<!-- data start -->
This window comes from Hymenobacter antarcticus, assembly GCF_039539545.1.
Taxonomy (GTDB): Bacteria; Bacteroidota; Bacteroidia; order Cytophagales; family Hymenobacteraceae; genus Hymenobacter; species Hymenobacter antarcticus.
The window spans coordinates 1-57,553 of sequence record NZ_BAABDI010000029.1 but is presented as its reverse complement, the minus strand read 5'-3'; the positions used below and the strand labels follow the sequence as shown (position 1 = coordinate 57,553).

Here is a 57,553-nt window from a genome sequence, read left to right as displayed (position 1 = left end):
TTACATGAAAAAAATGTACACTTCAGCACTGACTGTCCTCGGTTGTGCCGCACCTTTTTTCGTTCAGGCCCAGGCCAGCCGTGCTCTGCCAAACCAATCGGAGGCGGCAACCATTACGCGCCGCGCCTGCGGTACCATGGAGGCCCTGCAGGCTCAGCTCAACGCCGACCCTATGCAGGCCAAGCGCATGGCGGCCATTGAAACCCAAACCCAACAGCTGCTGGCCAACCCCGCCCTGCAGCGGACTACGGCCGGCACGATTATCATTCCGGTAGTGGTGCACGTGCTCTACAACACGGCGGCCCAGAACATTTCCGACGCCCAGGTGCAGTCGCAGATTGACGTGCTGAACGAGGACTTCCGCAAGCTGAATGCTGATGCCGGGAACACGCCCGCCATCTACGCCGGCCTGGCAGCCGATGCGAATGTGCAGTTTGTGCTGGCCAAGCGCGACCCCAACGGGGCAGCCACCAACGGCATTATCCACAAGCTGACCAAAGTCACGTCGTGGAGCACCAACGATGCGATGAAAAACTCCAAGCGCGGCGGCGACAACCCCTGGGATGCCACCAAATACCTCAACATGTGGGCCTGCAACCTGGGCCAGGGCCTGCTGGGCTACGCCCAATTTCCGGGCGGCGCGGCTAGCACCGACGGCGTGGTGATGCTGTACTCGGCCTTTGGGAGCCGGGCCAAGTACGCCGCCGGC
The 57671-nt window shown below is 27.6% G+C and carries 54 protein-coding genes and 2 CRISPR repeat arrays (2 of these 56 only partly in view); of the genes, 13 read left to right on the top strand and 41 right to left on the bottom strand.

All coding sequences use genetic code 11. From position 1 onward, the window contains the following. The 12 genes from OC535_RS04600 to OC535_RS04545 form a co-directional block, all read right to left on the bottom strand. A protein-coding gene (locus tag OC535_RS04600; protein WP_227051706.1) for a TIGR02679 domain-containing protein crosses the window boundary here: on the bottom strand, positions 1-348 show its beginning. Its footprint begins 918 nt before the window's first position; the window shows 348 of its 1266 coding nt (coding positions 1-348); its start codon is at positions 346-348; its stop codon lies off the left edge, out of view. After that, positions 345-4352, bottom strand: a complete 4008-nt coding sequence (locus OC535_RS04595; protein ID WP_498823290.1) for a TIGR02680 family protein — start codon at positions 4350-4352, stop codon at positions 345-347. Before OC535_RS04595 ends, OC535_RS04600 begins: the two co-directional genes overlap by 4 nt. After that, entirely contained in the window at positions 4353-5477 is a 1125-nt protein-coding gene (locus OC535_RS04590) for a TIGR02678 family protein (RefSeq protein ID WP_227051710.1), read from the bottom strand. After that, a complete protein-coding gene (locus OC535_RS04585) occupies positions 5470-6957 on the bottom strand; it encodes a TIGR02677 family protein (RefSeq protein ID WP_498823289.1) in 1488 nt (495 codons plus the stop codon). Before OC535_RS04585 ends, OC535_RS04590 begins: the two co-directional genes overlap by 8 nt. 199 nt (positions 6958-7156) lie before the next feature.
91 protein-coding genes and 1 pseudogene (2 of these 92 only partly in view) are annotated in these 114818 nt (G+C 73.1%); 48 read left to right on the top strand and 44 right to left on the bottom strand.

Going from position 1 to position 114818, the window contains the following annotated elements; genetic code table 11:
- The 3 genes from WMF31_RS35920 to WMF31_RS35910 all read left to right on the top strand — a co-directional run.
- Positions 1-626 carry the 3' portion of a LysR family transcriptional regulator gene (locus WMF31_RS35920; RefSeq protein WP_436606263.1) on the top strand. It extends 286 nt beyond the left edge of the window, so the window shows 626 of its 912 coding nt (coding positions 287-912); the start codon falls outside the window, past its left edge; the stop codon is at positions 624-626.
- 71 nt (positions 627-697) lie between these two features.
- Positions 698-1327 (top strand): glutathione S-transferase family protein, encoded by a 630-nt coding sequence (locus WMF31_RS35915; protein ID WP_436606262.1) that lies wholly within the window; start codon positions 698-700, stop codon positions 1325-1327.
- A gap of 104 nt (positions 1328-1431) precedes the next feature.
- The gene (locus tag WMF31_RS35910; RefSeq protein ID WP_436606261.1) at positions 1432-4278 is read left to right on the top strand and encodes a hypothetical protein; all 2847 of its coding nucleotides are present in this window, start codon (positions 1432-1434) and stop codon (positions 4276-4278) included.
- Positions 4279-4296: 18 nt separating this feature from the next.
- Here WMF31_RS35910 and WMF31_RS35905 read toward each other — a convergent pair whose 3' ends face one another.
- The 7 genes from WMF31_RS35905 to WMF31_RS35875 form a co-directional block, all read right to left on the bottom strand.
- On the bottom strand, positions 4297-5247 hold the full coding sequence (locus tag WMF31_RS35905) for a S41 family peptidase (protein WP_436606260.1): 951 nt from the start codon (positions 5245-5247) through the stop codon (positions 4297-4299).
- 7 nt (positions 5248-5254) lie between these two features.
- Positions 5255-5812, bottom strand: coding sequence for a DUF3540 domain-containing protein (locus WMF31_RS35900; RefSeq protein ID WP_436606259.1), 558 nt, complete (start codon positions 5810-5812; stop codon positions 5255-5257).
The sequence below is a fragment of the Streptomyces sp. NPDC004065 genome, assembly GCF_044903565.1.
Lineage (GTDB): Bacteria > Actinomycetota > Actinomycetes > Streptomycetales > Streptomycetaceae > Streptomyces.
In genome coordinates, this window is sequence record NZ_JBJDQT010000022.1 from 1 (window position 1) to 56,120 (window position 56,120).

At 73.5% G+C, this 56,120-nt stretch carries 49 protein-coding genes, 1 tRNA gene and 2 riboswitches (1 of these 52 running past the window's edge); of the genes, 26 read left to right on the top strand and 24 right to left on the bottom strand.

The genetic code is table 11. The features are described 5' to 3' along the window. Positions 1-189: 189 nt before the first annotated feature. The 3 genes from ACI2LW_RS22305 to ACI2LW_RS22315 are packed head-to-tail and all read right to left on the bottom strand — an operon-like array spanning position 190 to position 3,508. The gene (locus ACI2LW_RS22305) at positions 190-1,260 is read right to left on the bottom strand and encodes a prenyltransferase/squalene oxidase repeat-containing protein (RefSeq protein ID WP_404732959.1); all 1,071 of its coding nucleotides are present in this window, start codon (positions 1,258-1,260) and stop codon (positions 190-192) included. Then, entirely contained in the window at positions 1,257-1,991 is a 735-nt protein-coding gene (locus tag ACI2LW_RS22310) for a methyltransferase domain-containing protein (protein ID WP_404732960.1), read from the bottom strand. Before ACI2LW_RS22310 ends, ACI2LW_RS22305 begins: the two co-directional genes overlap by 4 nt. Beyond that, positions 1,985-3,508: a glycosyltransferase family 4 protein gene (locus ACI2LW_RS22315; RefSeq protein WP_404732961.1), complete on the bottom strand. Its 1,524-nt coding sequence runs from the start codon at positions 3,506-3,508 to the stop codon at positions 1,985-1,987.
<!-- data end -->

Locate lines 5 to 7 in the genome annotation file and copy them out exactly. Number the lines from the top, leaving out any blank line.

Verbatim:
TTACATGAAAAAAATGTACACTTCAGCACTGACTGTCCTCGGTTGTGCCGCACCTTTTTTCGTTCAGGCCCAGGCCAGCCGTGCTCTGCCAAACCAATCGGAGGCGGCAACCATTACGCGCCGCGCCTGCGGTACCATGGAGGCCCTGCAGGCTCAGCTCAACGCCGACCCTATGCAGGCCAAGCGCATGGCGGCCATTGAAACCCAAACCCAACAGCTGCTGGCCAACCCCGCCCTGCAGCGGACTACGGCCGGCACGATTATCATTCCGGTAGTGGTGCACGTGCTCTACAACACGGCGGCCCAGAACATTTCCGACGCCCAGGTGCAGTCGCAGATTGACGTGCTGAACGAGGACTTCCGCAAGCTGAATGCTGATGCCGGGAACACGCCCGCCATCTACGCCGGCCTGGCAGCCGATGCGAATGTGCAGTTTGTGCTGGCCAAGCGCGACCCCAACGGGGCAGCCACCAACGGCATTATCCACAAGCTGACCAAAGTCACGTCGTGGAGCACCAACGATGCGATGAAAAACTCCAAGCGCGGCGGCGACAACCCCTGGGATGCCACCAAATACCTCAACATGTGGGCCTGCAACCTGGGCCAGGGCCTGCTGGGCTACGCCCAATTTCCGGGCGGCGCGGCTAGCACCGACGGCGTGGTGATGCTGTACTCGGCCTTTGGGAGCCGGGCCAAGTACGCCGCCGGC
The 57671-nt window shown below is 27.6% G+C and carries 54 protein-coding genes and 2 CRISPR repeat arrays (2 of these 56 only partly in view); of the genes, 13 read left to right on the top strand and 41 right to left on the bottom strand.

All coding sequences use genetic code 11. From position 1 onward, the window contains the following. The 12 genes from OC535_RS04600 to OC535_RS04545 form a co-directional block, all read right to left on the bottom strand. A protein-coding gene (locus tag OC535_RS04600; protein WP_227051706.1) for a TIGR02679 domain-containing protein crosses the window boundary here: on the bottom strand, positions 1-348 show its beginning. Its footprint begins 918 nt before the window's first position; the window shows 348 of its 1266 coding nt (coding positions 1-348); its start codon is at positions 346-348; its stop codon lies off the left edge, out of view. After that, positions 345-4352, bottom strand: a complete 4008-nt coding sequence (locus OC535_RS04595; protein ID WP_498823290.1) for a TIGR02680 family protein — start codon at positions 4350-4352, stop codon at positions 345-347. Before OC535_RS04595 ends, OC535_RS04600 begins: the two co-directional genes overlap by 4 nt. After that, entirely contained in the window at positions 4353-5477 is a 1125-nt protein-coding gene (locus OC535_RS04590) for a TIGR02678 family protein (RefSeq protein ID WP_227051710.1), read from the bottom strand. After that, a complete protein-coding gene (locus OC535_RS04585) occupies positions 5470-6957 on the bottom strand; it encodes a TIGR02677 family protein (RefSeq protein ID WP_498823289.1) in 1488 nt (495 codons plus the stop codon). Before OC535_RS04585 ends, OC535_RS04590 begins: the two co-directional genes overlap by 8 nt. 199 nt (positions 6958-7156) lie before the next feature.